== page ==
Mine 2015 low roof seems to be underpowered. Downshifts on the slightest incline lightly loaded. When I haul my 2500# travel trailer its really struggling. Funny thing is, when I had a high roof 2500 as a loaner while some warranty work was going on it seemed like it had plenty of power and didn't downshift at all on the same roads/inclines? Weird!
 

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I've never thought of my PM as underpowered. That was an interesting statement to make.
I could see how a 2.0 gas motor would be too small for a large van no matter what transmission is fitted. You need some displacement to make torque.

The little turbo-4 has about the same amount of torque, but gives up almost 100 HP compared to ProMaster. The Sprinter probably weighs a bit more also if of equal cargo volume.

DE2085F3-CA4F-495F-B445-A72C9D38718B.jpeg
 

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P.S. — At Tampa RV SuperShow the ProMaster van was very well represented in Class B campers. The higher-cost luxury units were mainly on Mercedes Sprinter vans, but for lower-cost units the PM seemed to own much of the market. I didn’t count them but would bet there were more PM Class Bs than on Transit vans.
 

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I have to agree. It's certainly not a 400 hp V8, but considering it's a V6 in a large van, it does ok for itself.
The only thing that leaves a little to be desired is how it runs out of torque in 6th and has to downshift to maintain or speed up. But it's not the end of the world and it gets going through the first 3 gears pretty good.
 

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I agree on the downshifting. I keep the van bare bones with nothing in the cargo area. I do find it annoying that on the flat roads it does downshift in and out of 6th. Worse with the cruise control as it will drop a few MPH before it accelerates. I got used to it chucking it off to crude technology. It certainly wasn't a 54k van.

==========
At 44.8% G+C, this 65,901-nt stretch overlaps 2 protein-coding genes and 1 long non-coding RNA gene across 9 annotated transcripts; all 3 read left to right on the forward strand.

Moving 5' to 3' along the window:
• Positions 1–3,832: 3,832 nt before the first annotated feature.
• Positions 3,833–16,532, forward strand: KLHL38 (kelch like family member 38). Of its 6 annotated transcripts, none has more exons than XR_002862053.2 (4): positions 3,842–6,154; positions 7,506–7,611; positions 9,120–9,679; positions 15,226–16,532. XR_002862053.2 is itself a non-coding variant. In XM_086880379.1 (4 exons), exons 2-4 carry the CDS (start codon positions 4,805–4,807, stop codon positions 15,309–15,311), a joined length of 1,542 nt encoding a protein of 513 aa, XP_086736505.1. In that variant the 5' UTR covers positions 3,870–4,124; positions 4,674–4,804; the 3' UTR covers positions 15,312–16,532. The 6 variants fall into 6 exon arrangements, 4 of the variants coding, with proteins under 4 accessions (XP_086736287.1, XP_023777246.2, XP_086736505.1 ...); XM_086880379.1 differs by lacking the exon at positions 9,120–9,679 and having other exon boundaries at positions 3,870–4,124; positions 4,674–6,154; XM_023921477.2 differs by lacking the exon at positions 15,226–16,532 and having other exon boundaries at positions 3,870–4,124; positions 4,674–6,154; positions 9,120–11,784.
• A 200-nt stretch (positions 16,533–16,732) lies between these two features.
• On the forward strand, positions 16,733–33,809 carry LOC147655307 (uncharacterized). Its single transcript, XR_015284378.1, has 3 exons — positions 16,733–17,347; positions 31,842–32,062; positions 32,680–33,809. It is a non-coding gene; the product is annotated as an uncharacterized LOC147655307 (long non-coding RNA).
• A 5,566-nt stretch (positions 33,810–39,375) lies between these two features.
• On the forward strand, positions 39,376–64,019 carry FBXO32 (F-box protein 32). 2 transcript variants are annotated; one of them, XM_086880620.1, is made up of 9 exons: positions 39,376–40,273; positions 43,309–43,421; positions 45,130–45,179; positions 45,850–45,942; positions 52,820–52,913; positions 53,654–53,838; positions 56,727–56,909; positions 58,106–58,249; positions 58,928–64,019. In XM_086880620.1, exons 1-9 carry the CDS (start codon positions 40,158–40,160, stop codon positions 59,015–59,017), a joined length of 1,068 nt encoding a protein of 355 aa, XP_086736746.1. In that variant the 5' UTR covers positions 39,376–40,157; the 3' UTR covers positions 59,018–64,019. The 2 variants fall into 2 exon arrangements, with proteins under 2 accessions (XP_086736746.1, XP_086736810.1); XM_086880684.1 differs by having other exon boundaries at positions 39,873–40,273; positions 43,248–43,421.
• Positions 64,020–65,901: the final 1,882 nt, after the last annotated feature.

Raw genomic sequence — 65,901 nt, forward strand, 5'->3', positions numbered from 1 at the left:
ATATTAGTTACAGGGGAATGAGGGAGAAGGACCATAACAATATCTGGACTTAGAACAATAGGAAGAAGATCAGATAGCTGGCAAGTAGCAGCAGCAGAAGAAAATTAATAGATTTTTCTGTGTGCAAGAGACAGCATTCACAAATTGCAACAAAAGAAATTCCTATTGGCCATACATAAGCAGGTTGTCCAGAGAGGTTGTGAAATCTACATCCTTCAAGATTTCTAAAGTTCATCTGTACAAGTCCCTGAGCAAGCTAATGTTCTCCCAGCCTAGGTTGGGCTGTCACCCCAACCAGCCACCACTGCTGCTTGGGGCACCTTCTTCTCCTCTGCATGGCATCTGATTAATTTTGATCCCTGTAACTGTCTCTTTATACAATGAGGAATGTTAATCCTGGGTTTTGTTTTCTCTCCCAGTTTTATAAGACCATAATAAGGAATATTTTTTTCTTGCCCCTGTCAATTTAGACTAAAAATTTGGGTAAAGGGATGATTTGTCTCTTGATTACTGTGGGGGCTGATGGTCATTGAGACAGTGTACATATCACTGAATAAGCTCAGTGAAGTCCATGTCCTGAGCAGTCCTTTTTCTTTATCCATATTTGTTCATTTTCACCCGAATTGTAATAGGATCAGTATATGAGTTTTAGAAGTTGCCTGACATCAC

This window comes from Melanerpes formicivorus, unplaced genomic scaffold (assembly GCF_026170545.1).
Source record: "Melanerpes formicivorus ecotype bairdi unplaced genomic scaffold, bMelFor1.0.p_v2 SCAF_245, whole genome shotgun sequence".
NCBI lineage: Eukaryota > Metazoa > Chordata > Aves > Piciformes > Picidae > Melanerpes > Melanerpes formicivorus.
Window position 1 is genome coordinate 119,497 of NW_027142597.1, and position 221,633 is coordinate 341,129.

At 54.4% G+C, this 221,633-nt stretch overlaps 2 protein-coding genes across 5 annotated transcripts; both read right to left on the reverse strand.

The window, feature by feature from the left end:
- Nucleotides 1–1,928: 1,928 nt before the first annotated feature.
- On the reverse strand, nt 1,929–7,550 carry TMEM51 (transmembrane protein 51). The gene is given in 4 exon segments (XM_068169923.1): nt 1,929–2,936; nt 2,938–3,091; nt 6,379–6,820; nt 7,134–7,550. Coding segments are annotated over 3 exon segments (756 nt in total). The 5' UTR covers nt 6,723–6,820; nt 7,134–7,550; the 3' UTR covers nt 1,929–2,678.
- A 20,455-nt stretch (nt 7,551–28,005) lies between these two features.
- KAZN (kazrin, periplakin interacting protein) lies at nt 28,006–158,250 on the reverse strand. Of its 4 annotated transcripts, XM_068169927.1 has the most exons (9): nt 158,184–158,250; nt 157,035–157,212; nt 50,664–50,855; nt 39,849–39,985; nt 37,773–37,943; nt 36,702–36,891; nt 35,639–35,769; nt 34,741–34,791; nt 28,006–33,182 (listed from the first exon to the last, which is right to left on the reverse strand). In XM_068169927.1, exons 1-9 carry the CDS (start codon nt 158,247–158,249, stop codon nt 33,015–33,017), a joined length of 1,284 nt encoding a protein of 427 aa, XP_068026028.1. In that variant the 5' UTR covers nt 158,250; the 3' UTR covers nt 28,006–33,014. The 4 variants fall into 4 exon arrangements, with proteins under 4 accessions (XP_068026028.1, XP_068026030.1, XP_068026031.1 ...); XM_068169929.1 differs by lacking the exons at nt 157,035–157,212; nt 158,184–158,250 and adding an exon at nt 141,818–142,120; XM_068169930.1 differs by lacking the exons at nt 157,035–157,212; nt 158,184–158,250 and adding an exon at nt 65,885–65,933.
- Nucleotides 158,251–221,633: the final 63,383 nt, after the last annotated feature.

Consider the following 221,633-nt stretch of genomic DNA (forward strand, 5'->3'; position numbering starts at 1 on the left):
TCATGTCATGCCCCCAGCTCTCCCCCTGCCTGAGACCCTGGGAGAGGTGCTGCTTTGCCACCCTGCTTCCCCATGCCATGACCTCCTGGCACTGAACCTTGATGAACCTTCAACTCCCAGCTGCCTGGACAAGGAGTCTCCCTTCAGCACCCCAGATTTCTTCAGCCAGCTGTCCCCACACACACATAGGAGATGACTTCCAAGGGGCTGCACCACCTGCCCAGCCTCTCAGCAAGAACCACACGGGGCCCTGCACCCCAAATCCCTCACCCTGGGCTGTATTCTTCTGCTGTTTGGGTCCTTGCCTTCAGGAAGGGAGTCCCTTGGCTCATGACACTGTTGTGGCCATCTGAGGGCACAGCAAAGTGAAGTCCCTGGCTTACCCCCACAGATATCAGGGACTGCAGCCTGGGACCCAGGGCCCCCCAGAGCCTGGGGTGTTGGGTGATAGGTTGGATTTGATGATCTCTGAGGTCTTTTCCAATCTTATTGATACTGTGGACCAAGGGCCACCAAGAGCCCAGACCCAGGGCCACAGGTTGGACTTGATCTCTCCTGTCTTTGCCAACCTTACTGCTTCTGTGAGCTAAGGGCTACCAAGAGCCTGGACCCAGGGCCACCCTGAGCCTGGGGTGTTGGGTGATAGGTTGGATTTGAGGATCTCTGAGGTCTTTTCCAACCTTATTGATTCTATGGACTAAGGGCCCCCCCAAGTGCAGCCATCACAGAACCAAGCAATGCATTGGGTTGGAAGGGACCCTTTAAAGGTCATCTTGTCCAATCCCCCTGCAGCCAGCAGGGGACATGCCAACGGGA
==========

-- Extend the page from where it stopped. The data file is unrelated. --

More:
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My low top doesn't downshift all that much, mainly just on steeper hills or with a good headwind. I read the mid-top Ford Transits have over 20% more wind drag than the low top but I can't find the link. I'm sure it's a factor with the HT PM too but no idea how much.

I drove from the southernmost tip of the Everglades up to Florida City to Key West recently and got 24 mpg (computer read 25) on that flat terrain, even with all the stop and go along the way. Didn't notice much if any downshifting at all while cruising. Coming back out of the Keys and through Miami to north of Palm Beach there was a buffeting head/cross wind and it dropped to 20.5 mpg and there was some occasional downshifting due to the gustiness. For the whole 2400-mile mixed-driving trip ( 45-60 mph back roads, stop and go city driving around Atlanta and elsewhere, 65-75 mph interstates, construction zones and so on) I averaged 19.5 mpg so I can't complain.
 

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I was hoping for somewhere around 20. I'm at 14 right now. So there's the 20% drop for the high top. I think it will go up once summer is here and probably up a little more for long road trips.
Hopefully.
 

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Hi,
The high roof about 100 inches high vs 90 inches high for the low roof. That's a 10% increase in frontal area, so if the drag coefficient is the same for both, you would expect a 10% increase in drag at the same speed.

When traveling at highway speeds, normally about half the power is going into aero drag and the other into rolling resistance, so a 10% increase in drag would give about a 5% reduction in MPG.

My high roof routinely gets between 19 and 20 mpg on long trips. 14 MPG seems really low to me.

Gary
 

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I was hoping for somewhere around 20. I'm at 14 right now. So there's the 20% drop for the high top. I think it will go up once summer is here and probably up a little more for long road trips.
Hopefully.